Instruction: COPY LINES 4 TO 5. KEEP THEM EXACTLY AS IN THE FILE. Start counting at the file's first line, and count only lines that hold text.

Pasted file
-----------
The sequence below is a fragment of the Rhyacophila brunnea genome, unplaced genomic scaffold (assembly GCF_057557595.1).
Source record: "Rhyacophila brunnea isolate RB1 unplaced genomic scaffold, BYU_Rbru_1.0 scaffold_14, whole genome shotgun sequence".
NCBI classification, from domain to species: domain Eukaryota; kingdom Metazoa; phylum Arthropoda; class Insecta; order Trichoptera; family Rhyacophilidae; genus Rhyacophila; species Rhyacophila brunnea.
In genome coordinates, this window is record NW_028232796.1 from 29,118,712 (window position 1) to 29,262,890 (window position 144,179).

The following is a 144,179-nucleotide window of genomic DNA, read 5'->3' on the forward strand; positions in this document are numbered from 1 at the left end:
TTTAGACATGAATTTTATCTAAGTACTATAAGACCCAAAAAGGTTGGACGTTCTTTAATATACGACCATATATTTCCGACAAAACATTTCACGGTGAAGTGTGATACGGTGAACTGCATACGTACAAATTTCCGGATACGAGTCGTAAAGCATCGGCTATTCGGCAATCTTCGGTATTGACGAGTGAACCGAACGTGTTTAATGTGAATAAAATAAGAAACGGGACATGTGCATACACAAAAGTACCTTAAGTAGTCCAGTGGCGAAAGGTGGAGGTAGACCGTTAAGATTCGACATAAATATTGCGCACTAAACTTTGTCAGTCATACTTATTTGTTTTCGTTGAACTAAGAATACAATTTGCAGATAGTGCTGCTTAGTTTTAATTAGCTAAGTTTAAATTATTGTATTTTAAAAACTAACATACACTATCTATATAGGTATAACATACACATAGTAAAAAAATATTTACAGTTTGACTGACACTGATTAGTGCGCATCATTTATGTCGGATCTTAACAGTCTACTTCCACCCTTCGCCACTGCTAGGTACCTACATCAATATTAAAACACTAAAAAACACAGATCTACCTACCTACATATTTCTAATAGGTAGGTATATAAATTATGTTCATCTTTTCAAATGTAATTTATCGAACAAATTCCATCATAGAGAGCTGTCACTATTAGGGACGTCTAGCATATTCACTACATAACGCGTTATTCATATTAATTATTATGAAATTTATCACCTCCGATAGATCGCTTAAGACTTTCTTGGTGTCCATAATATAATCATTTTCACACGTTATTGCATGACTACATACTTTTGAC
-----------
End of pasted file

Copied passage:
In genome coordinates, this window is record NW_028232796.1 from 29,118,712 (window position 1) to 29,262,890 (window position 144,179).

The following is a 144,179-nucleotide window of genomic DNA, read 5'->3' on the forward strand; positions in this document are numbered from 1 at the left end: